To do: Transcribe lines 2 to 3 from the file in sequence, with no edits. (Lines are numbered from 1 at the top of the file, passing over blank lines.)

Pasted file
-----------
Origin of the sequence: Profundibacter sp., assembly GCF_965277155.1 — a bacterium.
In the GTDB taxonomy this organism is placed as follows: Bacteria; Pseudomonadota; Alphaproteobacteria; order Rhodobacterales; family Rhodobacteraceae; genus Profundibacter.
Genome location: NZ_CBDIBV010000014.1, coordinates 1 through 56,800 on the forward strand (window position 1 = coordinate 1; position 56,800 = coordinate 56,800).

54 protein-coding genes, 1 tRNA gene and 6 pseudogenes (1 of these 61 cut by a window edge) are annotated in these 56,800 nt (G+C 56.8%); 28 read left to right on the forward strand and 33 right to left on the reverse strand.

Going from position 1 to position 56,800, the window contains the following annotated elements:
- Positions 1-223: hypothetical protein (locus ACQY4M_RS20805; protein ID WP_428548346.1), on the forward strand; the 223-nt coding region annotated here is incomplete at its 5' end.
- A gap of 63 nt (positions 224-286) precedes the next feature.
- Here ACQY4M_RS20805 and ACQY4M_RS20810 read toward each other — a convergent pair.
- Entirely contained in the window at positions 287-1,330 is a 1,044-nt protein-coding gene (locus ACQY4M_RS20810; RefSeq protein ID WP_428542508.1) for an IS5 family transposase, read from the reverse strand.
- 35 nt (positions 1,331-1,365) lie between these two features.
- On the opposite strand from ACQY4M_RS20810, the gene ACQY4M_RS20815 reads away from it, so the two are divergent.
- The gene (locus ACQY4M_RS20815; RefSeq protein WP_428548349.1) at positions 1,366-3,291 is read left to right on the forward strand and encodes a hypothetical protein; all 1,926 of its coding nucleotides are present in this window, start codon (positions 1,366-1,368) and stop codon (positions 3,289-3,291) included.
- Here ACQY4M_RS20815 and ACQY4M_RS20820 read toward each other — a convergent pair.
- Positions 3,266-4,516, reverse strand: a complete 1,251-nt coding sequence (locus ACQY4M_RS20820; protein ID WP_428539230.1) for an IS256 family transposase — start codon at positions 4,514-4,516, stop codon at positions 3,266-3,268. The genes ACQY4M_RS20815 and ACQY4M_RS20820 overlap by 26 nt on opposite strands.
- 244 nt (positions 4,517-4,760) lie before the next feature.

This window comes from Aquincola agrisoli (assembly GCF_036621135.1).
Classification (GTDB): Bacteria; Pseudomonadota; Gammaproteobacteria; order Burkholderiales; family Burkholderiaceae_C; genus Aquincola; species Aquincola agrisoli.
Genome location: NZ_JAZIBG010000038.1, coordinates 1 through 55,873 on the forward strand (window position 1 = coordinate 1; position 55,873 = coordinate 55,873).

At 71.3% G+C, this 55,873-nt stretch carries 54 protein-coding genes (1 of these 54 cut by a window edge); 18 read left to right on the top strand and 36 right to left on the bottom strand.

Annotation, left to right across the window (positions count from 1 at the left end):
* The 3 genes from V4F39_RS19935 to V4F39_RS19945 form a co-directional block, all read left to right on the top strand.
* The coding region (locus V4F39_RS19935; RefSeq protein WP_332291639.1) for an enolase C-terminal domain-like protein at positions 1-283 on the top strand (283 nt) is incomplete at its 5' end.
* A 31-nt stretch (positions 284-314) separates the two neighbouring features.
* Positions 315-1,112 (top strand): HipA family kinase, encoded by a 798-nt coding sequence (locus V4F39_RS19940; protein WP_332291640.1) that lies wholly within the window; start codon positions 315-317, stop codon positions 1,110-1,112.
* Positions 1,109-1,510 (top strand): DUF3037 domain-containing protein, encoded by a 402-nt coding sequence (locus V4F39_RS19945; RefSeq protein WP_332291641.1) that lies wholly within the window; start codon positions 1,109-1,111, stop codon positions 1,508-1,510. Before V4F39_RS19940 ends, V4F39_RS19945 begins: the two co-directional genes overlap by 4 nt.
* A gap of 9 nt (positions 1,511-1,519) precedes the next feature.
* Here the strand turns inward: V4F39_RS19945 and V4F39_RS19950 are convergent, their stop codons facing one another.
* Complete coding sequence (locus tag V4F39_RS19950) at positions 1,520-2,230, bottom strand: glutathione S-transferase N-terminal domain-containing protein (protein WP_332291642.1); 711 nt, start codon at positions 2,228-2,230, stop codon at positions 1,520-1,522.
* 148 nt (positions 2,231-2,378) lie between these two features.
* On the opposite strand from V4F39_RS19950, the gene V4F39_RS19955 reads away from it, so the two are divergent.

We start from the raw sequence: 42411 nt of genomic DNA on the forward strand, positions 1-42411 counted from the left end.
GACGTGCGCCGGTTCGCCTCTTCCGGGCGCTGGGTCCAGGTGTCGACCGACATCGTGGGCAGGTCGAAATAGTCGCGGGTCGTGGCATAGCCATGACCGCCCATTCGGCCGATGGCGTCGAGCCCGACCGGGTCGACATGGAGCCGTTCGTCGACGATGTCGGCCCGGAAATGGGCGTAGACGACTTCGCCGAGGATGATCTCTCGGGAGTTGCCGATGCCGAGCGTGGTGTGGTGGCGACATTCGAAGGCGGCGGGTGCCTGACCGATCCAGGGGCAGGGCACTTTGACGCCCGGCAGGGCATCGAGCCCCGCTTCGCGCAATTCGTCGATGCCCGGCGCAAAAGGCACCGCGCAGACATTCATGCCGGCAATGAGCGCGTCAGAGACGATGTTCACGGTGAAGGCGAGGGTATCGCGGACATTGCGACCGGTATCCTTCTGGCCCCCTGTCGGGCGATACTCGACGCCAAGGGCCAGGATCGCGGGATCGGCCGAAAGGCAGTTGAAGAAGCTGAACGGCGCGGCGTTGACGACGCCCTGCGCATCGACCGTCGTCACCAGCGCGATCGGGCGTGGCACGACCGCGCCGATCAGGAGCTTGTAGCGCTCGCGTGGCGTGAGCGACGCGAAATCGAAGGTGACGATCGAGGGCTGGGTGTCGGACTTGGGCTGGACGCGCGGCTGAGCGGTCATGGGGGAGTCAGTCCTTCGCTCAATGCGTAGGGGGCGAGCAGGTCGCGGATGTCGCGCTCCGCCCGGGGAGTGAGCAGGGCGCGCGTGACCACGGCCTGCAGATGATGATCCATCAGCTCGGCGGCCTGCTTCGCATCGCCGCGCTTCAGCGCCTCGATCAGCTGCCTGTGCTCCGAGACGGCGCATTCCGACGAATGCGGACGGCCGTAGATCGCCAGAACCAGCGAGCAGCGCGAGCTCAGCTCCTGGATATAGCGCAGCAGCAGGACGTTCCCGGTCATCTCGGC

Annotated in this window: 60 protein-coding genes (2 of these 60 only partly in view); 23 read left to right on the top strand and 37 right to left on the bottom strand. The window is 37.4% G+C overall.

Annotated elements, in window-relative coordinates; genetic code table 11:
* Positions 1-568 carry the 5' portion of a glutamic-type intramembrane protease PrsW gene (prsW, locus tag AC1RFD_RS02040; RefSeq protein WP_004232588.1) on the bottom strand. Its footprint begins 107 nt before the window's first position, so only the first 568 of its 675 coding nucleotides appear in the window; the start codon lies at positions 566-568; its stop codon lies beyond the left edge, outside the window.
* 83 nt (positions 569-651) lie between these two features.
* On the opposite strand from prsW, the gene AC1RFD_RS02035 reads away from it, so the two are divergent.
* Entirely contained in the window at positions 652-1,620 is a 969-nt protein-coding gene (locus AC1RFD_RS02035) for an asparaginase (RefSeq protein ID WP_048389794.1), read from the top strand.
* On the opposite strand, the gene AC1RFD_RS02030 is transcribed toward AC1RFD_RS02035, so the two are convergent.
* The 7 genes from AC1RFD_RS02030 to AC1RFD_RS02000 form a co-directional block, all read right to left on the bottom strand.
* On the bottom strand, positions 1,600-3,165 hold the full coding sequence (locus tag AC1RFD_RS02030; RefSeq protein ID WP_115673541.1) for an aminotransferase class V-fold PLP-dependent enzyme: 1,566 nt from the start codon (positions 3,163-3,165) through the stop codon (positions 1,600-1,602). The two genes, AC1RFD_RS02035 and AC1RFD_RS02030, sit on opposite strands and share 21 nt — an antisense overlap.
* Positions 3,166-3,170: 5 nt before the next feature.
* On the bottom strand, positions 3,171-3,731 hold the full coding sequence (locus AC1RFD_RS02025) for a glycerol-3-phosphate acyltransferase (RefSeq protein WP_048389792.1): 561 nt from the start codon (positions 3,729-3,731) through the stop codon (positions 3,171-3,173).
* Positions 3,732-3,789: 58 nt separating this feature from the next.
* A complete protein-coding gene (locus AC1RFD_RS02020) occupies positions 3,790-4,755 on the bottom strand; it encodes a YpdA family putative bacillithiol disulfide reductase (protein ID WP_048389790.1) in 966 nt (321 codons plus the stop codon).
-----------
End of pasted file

In the GTDB taxonomy this organism is placed as follows: Bacteria; Pseudomonadota; Alphaproteobacteria; order Rhodobacterales; family Rhodobacteraceae; genus Profundibacter.
Genome location: NZ_CBDIBV010000014.1, coordinates 1 through 56,800 on the forward strand (window position 1 = coordinate 1; position 56,800 = coordinate 56,800).